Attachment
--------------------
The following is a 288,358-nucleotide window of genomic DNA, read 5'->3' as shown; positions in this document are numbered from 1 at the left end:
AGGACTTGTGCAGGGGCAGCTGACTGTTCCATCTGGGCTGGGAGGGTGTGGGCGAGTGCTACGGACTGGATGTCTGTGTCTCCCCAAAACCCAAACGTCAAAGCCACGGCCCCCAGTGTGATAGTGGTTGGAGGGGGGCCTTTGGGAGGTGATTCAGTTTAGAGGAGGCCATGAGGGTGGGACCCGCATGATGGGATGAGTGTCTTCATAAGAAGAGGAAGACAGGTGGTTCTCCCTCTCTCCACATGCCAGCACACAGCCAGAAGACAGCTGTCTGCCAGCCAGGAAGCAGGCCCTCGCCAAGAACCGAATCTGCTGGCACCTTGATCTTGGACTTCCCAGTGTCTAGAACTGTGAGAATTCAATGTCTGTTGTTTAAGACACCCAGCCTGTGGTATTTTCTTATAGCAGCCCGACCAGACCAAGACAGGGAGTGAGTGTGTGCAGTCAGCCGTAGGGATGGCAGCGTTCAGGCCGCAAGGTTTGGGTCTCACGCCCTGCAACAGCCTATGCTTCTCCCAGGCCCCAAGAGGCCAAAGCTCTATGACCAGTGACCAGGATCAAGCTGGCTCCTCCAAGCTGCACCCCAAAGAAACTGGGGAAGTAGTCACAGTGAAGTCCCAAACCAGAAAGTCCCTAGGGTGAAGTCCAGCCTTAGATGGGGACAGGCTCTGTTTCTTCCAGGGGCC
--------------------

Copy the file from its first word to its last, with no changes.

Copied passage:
The following is a 288,358-nucleotide window of genomic DNA, read 5'->3' as shown; positions in this document are numbered from 1 at the left end:
AGGACTTGTGCAGGGGCAGCTGACTGTTCCATCTGGGCTGGGAGGGTGTGGGCGAGTGCTACGGACTGGATGTCTGTGTCTCCCCAAAACCCAAACGTCAAAGCCACGGCCCCCAGTGTGATAGTGGTTGGAGGGGGGCCTTTGGGAGGTGATTCAGTTTAGAGGAGGCCATGAGGGTGGGACCCGCATGATGGGATGAGTGTCTTCATAAGAAGAGGAAGACAGGTGGTTCTCCCTCTCTCCACATGCCAGCACACAGCCAGAAGACAGCTGTCTGCCAGCCAGGAAGCAGGCCCTCGCCAAGAACCGAATCTGCTGGCACCTTGATCTTGGACTTCCCAGTGTCTAGAACTGTGAGAATTCAATGTCTGTTGTTTAAGACACCCAGCCTGTGGTATTTTCTTATAGCAGCCCGACCAGACCAAGACAGGGAGTGAGTGTGTGCAGTCAGCCGTAGGGATGGCAGCGTTCAGGCCGCAAGGTTTGGGTCTCACGCCCTGCAACAGCCTATGCTTCTCCCAGGCCCCAAGAGGCCAAAGCTCTATGACCAGTGACCAGGATCAAGCTGGCTCCTCCAAGCTGCACCCCAAAGAAACTGGGGAAGTAGTCACAGTGAAGTCCCAAACCAGAAAGTCCCTAGGGTGAAGTCCAGCCTTAGATGGGGACAGGCTCTGTTTCTTCCAGGGGCC